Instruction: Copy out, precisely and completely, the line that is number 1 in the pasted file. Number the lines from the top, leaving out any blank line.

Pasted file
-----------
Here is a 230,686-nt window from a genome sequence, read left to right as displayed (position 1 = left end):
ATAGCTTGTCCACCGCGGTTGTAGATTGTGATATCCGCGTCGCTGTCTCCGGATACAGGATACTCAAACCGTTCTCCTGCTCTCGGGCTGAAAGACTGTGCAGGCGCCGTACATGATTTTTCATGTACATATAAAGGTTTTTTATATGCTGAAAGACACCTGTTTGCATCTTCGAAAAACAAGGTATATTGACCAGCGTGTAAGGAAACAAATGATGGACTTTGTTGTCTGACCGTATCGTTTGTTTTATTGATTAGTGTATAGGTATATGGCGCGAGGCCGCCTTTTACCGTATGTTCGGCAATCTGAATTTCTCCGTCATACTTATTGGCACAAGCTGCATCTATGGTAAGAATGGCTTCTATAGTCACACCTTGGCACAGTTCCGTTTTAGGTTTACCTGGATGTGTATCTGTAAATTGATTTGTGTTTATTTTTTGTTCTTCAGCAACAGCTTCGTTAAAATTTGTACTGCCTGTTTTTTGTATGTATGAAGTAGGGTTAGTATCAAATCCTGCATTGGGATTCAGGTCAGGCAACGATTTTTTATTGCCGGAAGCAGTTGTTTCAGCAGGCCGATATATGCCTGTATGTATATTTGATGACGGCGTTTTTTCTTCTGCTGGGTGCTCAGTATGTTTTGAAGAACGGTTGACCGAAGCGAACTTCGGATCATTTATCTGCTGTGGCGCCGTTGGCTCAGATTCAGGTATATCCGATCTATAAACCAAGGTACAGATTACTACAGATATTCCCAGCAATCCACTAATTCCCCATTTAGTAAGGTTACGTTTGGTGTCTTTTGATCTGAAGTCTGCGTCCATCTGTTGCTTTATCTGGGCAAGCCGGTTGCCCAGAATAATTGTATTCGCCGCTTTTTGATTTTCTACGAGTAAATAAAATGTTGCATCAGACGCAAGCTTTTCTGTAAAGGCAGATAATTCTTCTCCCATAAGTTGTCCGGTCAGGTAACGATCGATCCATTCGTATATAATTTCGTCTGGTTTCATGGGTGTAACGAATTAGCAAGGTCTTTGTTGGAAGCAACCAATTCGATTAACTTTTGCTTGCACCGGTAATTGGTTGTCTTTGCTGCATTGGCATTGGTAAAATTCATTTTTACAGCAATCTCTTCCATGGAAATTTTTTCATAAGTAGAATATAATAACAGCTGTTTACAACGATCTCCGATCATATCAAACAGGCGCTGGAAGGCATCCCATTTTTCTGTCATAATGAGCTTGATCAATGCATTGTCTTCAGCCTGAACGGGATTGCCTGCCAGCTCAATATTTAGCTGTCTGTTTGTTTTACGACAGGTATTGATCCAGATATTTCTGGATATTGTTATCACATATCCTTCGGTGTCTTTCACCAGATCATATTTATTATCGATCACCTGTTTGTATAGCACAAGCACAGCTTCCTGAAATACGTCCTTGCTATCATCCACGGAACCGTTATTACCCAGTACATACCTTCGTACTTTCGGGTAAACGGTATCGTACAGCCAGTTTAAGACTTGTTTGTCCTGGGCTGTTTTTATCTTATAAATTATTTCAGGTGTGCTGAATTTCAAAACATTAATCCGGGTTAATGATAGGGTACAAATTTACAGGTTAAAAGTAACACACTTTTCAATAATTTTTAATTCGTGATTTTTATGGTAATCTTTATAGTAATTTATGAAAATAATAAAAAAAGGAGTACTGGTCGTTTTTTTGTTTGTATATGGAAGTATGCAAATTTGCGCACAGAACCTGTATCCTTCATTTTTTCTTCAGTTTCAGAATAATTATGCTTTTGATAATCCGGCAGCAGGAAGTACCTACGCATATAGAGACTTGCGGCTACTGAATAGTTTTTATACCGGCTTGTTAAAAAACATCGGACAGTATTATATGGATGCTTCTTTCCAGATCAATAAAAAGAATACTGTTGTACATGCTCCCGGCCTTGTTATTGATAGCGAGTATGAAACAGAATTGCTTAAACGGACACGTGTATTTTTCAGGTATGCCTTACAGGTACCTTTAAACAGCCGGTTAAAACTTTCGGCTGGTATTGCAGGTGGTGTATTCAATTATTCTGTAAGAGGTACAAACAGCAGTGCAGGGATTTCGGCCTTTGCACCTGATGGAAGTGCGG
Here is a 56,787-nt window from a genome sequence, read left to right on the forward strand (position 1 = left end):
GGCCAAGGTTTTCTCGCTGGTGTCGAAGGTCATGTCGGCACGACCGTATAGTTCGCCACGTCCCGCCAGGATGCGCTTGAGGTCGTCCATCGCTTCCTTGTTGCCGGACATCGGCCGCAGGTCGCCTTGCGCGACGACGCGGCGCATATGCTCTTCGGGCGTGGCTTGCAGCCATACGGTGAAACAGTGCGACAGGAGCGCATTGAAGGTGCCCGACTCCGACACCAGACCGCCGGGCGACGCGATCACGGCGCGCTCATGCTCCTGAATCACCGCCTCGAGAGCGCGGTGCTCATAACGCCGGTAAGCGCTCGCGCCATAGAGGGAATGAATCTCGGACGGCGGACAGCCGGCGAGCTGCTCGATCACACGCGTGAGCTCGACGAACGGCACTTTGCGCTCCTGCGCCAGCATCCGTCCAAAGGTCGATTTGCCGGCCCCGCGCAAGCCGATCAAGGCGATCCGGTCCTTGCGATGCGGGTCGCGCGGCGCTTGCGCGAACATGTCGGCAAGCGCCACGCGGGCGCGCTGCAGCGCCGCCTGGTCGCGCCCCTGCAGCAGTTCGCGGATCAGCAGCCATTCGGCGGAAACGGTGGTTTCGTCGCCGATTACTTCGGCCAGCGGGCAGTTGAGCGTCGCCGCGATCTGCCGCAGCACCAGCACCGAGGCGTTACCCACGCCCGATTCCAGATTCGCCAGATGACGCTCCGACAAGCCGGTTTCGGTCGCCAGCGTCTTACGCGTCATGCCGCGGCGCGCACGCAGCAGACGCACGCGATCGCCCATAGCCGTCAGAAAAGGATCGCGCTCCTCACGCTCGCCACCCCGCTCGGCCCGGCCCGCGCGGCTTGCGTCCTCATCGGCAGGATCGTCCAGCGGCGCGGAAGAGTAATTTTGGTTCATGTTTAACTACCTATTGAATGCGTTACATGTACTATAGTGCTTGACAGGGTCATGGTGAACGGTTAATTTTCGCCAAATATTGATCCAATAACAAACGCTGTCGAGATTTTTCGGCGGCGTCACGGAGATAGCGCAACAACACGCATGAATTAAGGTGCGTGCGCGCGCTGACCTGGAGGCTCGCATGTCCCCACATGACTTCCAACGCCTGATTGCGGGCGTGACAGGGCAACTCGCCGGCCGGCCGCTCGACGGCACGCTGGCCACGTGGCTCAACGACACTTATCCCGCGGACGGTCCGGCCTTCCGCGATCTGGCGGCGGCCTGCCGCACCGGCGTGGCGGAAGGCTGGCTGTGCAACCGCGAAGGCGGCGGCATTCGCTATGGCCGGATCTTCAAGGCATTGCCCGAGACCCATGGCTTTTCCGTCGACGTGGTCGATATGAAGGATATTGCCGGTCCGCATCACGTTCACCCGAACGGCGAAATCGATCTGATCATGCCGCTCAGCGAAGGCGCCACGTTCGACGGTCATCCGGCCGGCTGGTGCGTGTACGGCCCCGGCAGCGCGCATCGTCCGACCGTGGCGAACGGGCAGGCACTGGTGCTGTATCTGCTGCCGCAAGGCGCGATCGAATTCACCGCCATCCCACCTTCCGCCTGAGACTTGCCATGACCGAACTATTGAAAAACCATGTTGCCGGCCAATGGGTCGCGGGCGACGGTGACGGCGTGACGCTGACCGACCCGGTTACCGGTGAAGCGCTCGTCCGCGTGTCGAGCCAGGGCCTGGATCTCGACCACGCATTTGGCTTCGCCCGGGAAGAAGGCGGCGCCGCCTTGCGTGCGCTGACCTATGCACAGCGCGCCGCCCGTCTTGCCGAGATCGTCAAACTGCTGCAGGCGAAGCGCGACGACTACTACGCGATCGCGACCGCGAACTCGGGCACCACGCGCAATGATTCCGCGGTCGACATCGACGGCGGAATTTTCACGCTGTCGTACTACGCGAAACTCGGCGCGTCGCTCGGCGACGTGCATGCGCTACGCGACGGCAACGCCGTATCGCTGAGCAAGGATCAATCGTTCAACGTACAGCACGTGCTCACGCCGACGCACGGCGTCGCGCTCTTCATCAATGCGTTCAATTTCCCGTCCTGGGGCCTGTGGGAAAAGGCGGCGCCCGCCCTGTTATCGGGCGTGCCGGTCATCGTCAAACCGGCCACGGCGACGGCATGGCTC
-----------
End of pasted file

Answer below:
Here is a 230,686-nt window from a genome sequence, read left to right as displayed (position 1 = left end):